The search for a suspected calling card of the universe’s most elusive matter has come up empty.
Multiple days of telescope time spent looking for a specific X-ray glow coming out of the nearby dwarf galaxy Draco failed to turn up any signal, two University of California, Santa Cruz astrophysicists report online December 7 at arXiv.org. Finding such a glow would have offered a compelling clue for the identity of dark matter, the invisible, inert stuff that makes up more than 80 percent of the universe’s matter. The study’s authors say that the absence of the X-rays in Draco, one of the most dark matter–dominated objects known, means that scientists had previously detected the X-ray emissions of interstellar atoms rather than dark matter.
Not everyone agrees with the study’s conclusion, including a different team of scientists who commissioned the lengthy Draco observations and are reviewing the same data. Those scientists, who haven’t yet published their analysis, say they can’t rule out the possibility that dark matter produces the X-rays that have been spotted emanating from other cosmic objects.
Scientists know dark matter permeates the cosmos because, among other evidence, the outer regions of galaxies spin faster than they should based on the distribution of the galaxies’ stars and gas. In an attempt to identify the particles that make up dark matter, some scientists analyze images of dark matter–rich regions like galaxy clusters and dwarf galaxies in search of gamma rays, X-rays or other unexpected signals. Their hope is that dark matter particles emit observable radiation when they decay or collide with each other (SN Online: 11/4/14).
Scientists flagged one promising signal in February 2014: bursts of X-rays with an energy of about 3,500 electron volts that consistently appeared in a set of 73 galaxy clusters. Other groups soon found X-rays streaming from the Perseus galaxy cluster, Andromeda and the center of the Milky Way, too.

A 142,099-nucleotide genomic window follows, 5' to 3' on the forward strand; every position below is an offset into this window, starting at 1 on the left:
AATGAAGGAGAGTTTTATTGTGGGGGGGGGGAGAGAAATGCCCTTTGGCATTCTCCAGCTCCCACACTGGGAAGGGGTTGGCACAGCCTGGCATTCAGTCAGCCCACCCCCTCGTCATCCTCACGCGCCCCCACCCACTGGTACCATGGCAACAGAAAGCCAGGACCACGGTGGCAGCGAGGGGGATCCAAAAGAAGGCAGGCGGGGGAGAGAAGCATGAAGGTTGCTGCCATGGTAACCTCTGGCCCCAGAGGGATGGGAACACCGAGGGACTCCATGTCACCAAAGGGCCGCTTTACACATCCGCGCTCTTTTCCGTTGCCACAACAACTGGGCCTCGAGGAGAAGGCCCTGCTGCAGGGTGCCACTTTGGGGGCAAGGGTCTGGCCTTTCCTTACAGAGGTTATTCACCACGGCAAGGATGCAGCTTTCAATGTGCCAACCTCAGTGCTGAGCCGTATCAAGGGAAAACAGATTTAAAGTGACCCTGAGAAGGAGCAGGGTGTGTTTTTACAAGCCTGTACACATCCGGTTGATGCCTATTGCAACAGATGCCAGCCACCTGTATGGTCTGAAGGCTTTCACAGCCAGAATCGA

Theorists quickly pointed out that dark matter in the form of a proposed particle called a sterile neutrino could decay and emit radiation at that energy. “It was very exciting,” says Stefano Profumo, an author of the new paper. “We had a signal that matched with a predicted dark matter candidate.”
But dark matter isn’t the only way to explain the X-rays. Profumo and others argued that initial studies underestimated the role of a kind of decidedly undark matter — potassium atoms — that can also emit 3,500-eV X-rays in galactic gas clouds. To settle the issue, a team led by Alexey Boyarsky, a particle physicist at Leiden University in the Netherlands, pointed the XMM-Newton space telescope at Draco. The dwarf galaxy, located about 270,000 light-years away, contains lots of dark matter but barely any potassium-carrying gas.
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For the new study, Profumo and colleague Tesla Jeltema, who are not part of Boyarsky’s team, analyzed the publicly available XMM-Newton data along with a previous Draco observation. They found no evidence that the galaxy radiates 3,500-eV X-rays. Profumo says their results prove that the X-rays in the other galaxy clusters could not have come from the decay of dark matter.
Boyarsky agrees that there is no strong X-ray signal coming from Draco. But he says he’s not convinced that the data rule out that dark matter decays into X-rays. He expects to share a more careful analysis encompassing more telescope data within the next few weeks.
Esra Bulbul, an astrophysicist at the Harvard-Smithsonian Center for Astrophysics who is working with Boyarsky, says the new data hurt the case for sterile neutrinos composing dark matter. But she says that other kinds of dark matter particles could produce a feebler emission of X-rays that might explain the Draco observations. “Draco is a good clue, but I’m afraid it’s not going to be conclusive enough to evaluate the dark matter origin,” she says. “We have seen the signal in so many clusters.”
Bulbul expects to narrow down the list of potential X-ray emitters next year after the launch of ASTRO-H. That space telescope will be able to separate the contribution of potassium atoms from the rest of the X-ray signal, she says.